Hepatitis B is a liver infection that occurs due to the hepatitis B virus. A person can acquire the virus through blood, semen, and vaginal fluids. As such, it is possible for a person to get the viral infection through sexual contact.

Hepatitis is a term that describes liver inflammation. Typically, hepatitis may occur due to viral infections, such as the hepatitis B virus (HBV). In addition to HBV, there are also other types of viral hepatitis, such as hepatitis A (HAV) and hepatitis C (HCV).

Evidence notes that it is possible to sexually transmit hepatitis B and other forms of viral hepatitis. As such, health experts may consider hepatitis B a sexually transmitted infection (STI).

Among the different forms of hepatitis, the Hepatitis B Foundation notes that hepatitis B is the most common cause of chronic liver infections. The Centers for Disease Control and Prevention (CDC) reports the following statistics on hepatitis B:

  • affects about 296 million people, including 6 million children under the age of 5
  • contributes to roughly 820,000 deaths per year
  • progresses to liver cancer in 25% of cases

In this article, we explore how a person can acquire hepatitis B sexually.

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Yes, a person can get hepatitis B by engaging in sexual activity with an individual with an HBV infection. This can include engaging in oral, anal, and vaginal sex. This usually occurs when blood, semen, saliva, or other body fluids from a person with an HBV infection enters the body of someone without the infection.

In the body, HBV travels to the liver where it multiplies, integrates, and can continue producing new viral HBV particles. From here, the virus is able to pass into the bloodstream and other bodily fluids.

A 2021 systematic review notes that sexual contact is the most common way of transmitting hepatitis B in the United States. The World Health Organization (WHO) notes that unvaccinated people with multiple sexual partners are more likely to acquire hepatitis B than others.

Other ways of acquiring hepatitis B can include sharing needles, syringes, or other drug-injection equipment with a person with HBV or a mother with HBV passing it to the baby at birth.

The CDC notes that in addition to hepatitis B, a person can also acquire hep A and hep C through sexual contact.

Hepatitis A is a highly contagious, short-term liver infection that HAV causes. According to health experts, the transmission of the hepatitis A virus can occur from any form of sexual activity with a person with an HAV infection. However, people mostly acquire hepatitis A through fecal-oral contact.

Individuals who may be at a higher risk for hepatitis A can include:

  • men who have sex with men (MSM)
  • international travelers
  • those who use or inject drugs
  • people with an occupational risk for exposure
  • those experiencing homelessness

Similar to other forms of hepatitis infections, hepatitis C occurs due to an infection with the corresponding HCV. Although not common, a person can transmit HCV through sexual activity.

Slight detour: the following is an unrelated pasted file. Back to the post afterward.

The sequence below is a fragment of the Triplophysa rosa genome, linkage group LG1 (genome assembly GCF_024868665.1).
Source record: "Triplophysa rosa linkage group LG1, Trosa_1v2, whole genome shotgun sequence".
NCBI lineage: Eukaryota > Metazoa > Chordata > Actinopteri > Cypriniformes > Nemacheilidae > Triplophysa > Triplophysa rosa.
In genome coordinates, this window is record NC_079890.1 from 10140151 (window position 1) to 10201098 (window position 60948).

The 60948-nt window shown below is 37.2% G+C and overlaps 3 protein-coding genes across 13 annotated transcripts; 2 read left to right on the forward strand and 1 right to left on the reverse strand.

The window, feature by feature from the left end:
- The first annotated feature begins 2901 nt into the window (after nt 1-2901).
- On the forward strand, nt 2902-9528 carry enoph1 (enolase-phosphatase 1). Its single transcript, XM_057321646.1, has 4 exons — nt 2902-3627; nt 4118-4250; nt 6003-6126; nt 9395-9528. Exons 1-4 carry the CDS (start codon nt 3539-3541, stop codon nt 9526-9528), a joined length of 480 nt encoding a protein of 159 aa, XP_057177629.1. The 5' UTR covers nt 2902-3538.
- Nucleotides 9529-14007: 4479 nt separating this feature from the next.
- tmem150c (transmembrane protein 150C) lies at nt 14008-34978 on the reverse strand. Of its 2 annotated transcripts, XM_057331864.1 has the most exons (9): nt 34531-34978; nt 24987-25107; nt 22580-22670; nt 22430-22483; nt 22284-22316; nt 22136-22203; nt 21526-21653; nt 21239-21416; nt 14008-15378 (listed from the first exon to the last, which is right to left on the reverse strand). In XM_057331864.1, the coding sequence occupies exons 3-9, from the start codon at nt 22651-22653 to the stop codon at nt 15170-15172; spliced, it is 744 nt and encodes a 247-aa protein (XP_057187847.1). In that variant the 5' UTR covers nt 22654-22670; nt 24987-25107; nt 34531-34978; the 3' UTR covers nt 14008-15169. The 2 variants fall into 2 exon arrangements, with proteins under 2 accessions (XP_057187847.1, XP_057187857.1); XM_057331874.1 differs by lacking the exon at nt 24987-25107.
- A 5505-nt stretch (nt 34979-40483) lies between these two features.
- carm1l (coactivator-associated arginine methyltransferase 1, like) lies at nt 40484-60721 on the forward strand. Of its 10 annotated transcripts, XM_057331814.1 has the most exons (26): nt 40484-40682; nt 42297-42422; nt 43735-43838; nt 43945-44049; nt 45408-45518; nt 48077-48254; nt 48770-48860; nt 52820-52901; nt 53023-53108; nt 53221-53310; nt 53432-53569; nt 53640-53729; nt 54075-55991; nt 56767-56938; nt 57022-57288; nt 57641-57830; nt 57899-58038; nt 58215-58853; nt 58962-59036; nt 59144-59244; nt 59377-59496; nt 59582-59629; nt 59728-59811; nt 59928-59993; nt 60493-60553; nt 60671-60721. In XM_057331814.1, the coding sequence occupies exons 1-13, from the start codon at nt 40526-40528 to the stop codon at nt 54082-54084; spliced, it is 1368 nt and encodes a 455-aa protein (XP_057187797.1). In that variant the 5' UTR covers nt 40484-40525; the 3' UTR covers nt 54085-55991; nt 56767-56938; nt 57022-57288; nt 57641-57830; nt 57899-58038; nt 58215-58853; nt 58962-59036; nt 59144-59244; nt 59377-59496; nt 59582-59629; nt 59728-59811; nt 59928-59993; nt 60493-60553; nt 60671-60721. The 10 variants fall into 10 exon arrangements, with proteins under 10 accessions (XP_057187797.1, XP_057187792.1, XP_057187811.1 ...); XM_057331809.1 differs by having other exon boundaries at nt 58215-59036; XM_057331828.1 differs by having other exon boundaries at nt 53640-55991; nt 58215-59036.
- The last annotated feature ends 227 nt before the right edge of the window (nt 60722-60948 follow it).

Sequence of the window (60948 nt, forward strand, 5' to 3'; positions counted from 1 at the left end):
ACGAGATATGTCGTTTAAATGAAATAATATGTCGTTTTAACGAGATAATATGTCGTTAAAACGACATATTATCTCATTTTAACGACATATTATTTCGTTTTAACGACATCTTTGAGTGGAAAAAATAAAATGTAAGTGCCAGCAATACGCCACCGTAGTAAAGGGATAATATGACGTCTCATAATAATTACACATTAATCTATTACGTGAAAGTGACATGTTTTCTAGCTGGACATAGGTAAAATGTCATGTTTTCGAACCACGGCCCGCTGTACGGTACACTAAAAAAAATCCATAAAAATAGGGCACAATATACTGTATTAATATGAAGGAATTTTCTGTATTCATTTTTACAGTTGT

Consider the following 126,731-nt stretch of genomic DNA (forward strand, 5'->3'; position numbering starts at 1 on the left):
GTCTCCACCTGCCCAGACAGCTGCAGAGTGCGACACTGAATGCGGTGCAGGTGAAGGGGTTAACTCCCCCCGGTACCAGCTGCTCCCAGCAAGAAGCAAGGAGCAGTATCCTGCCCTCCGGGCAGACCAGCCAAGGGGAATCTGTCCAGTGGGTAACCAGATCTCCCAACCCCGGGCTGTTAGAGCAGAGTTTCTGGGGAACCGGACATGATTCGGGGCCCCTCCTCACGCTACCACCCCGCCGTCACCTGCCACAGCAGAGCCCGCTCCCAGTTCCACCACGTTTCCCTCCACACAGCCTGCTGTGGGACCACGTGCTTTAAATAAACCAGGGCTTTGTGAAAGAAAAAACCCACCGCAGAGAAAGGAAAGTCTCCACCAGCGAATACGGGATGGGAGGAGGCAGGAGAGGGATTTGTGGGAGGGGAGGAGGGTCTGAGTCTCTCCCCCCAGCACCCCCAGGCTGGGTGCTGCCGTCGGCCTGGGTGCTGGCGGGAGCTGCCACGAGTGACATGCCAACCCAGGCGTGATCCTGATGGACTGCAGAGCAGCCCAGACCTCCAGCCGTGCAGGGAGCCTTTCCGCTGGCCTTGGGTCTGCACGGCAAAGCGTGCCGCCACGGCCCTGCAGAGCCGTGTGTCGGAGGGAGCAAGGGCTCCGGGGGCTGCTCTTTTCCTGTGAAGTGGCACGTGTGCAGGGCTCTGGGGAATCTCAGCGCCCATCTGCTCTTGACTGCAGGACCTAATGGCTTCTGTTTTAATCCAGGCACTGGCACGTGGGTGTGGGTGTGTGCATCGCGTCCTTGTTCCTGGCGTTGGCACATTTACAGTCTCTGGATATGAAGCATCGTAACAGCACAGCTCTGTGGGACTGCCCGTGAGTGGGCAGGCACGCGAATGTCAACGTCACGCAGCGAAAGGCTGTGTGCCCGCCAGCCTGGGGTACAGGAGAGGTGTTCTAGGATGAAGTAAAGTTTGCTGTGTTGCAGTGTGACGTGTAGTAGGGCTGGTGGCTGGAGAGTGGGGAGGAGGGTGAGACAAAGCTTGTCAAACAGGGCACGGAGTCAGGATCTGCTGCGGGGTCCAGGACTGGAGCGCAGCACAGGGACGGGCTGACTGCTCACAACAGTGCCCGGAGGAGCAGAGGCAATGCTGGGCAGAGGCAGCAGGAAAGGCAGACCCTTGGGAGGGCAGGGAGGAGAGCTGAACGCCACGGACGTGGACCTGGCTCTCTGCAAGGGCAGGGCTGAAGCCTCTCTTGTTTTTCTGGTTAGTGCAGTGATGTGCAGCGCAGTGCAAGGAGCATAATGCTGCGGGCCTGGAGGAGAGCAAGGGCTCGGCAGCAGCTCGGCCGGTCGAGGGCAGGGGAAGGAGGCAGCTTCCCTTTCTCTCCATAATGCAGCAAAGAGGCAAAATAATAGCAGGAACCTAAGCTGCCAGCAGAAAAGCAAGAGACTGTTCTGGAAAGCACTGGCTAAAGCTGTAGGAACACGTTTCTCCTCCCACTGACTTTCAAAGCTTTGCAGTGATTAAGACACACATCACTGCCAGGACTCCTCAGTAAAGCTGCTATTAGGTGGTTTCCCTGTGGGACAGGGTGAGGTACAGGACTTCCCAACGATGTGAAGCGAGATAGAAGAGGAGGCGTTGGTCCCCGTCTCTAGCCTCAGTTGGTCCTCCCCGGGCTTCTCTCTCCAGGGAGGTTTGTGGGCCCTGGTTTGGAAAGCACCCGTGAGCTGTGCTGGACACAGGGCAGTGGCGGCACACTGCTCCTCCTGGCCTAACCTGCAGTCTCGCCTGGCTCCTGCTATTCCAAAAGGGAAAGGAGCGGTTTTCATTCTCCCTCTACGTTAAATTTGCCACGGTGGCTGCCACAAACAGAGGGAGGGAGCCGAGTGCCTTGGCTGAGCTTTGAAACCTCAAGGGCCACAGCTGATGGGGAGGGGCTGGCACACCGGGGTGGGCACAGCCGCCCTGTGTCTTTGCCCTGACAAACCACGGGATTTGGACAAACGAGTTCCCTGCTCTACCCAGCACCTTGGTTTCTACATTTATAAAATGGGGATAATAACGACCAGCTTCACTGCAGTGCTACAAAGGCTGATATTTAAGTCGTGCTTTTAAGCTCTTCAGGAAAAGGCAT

A person typically develops hepatitis C after encountering blood that contains HCV. In addition to sexual contact, this can occur through:

  • birth
  • sharing drug-injection equipment
  • healthcare exposure
  • unregulated tattoos or piercings
  • sharing personal items

Prior to 1992, HCV was commonly transmitted through blood transfusions and organ transplants. With increased and improved safety and screening guidelines, the transmission risk via these medical procedures is very minimal, according to the CDC.

Hepatitis B can be asymptomatic. This means that some people with a recent infection may not have any symptoms. However, symptoms a person may experience can include:

  • fatigue
  • stomach pain
  • nausea
  • vomiting
  • jaundice
  • hives
  • joint pain
  • dark urine
  • fever or high temperature

To diagnose hepatitis B, a doctor may order the following tests:

Hepatitis B surface antigen test

A hepatitis B surface antigen test can detect if a person has an active infection. A positive test result means that a person has hepatitis B and can transmit the virus to others. A negative test result means that a person may not have hepatitis B, but further testing is necessary.

Hepatitis B core antibody test

The hepatitis B core antigen test can detect a past or current hepatitis B infection. A positive result usually means a person has acute or chronic hepatitis B. It may also mean a person is recovering from acute hepatitis B.

Hepatitis B surface antibody test

A hepatitis B surface antibody test can check a person’s immunity to hepatitis B. A positive test may mean that a person is immune to hepatitis B. It may also mean that a person recently recovered from the condition.

Click here to learn more about these tests and their results.

The CDC and the Advisory Committee on Immunization Practices (ACIP) recommend hepatitis B vaccination as a safe and effective risk prevention strategy for:

  • sexually active people with more than one sex partner during the previous 6 months
  • people seeking evaluation or treatment for an STI
  • sex partners of people with hepatitis B
  • men who have sex with men (MSM)

A person can acquire hepatitis B through sexual contact. The liver infection occurs due to the hepatitis B virus, and people can develop the infection after encountering bodily fluids, such as blood, semen, and vaginal fluids, that contain the virus.

As a person can acquire HBV by encountering bodily fluids that contain the virus, it is also possible to acquire HBV through sharing sharp objects, receiving a piercing or tattoo with unsterilized equipment, or from a birthing parent.